Verses Written With A Pencil

Over the Chimney-piece in the Parlour of the Inn at Kenmore, Taymouth.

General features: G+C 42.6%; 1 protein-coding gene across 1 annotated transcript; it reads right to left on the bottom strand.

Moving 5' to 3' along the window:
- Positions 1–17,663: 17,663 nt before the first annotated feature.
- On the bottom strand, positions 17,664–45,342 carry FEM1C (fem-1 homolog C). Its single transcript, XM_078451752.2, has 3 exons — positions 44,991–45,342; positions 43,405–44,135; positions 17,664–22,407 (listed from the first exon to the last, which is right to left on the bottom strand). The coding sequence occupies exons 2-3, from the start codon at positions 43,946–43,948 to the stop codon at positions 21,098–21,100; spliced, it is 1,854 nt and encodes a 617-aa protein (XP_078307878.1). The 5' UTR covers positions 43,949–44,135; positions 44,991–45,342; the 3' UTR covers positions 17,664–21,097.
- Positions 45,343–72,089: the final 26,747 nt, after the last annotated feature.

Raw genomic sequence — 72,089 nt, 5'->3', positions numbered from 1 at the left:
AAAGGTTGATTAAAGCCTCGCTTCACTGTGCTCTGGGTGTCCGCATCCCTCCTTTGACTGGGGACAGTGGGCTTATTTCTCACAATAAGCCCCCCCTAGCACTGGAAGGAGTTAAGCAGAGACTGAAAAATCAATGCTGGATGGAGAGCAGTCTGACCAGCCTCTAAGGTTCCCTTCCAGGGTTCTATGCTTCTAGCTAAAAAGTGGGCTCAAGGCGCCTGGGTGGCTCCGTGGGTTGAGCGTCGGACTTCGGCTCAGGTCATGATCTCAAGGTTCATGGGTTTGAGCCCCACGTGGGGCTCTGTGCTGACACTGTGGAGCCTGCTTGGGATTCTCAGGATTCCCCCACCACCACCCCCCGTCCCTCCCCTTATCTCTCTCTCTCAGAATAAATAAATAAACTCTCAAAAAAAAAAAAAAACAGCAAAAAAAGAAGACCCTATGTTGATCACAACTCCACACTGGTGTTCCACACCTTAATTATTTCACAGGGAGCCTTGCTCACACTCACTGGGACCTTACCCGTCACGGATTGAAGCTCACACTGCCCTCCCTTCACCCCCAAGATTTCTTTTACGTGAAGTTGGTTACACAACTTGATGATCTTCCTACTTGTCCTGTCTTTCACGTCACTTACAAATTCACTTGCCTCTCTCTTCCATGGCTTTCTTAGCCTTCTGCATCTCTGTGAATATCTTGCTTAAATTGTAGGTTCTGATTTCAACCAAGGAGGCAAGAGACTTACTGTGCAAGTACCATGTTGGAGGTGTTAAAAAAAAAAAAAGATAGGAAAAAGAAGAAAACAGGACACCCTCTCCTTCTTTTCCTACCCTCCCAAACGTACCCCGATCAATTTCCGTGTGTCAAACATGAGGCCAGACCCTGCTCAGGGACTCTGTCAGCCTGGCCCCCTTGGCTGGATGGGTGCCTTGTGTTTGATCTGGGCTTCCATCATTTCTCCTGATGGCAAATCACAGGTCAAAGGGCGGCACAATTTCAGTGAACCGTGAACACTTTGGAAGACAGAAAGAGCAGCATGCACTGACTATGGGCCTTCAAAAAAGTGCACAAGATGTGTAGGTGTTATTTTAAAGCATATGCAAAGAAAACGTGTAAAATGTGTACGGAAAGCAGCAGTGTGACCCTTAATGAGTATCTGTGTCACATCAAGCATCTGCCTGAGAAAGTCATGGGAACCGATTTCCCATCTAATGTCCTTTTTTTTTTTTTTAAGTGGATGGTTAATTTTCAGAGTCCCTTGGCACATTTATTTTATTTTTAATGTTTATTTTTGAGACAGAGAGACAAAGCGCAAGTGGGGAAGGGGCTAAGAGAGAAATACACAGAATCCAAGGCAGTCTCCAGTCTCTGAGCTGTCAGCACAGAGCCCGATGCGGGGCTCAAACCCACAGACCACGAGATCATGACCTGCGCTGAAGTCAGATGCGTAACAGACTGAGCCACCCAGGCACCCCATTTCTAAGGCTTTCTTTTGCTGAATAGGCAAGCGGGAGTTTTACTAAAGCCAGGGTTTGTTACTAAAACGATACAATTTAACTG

Admiring Nature in her wildest grace,      These northern scenes with weary feet I trace;      O'er many a winding dale and painful steep,      Th' abodes of covey'd grouse and timid sheep,      My savage journey, curious, I pursue,      Till fam'd Breadalbane opens to my view.-       The meeting cliffs each deep-sunk glen divides,      The woods wild scatter'd, clothe their ample sides;      Th' outstretching lake, imbosomed 'mong the hills,      The eye with wonder and amazement fills;      The Tay meand'ring sweet in infant pride,      The palace rising on his verdant side,      The lawns wood-fring'd in Nature's native taste,      The hillocks dropt in Nature's careless haste,      The arches striding o'er the new-born stream,      The village glittering in the noontide beam-       Poetic ardours in my bosom swell,      Lone wand'ring by the hermit's mossy cell;      The sweeping theatre of hanging woods,      Th' incessant roar of headlong tumbling floods-       Here Poesy might wake her heav'n-taught lyre,      And look through Nature with creative fire;      Here, to the wrongs of Fate half reconcil'd,      Misfortunes lighten'd steps might wander wild;      And Disappointment, in these lonely bounds,      Find balm to soothe her bitter, rankling wounds:      Here heart-struck Grief might heav'nward stretch her scan,      And injur'd Worth forget and pardon man.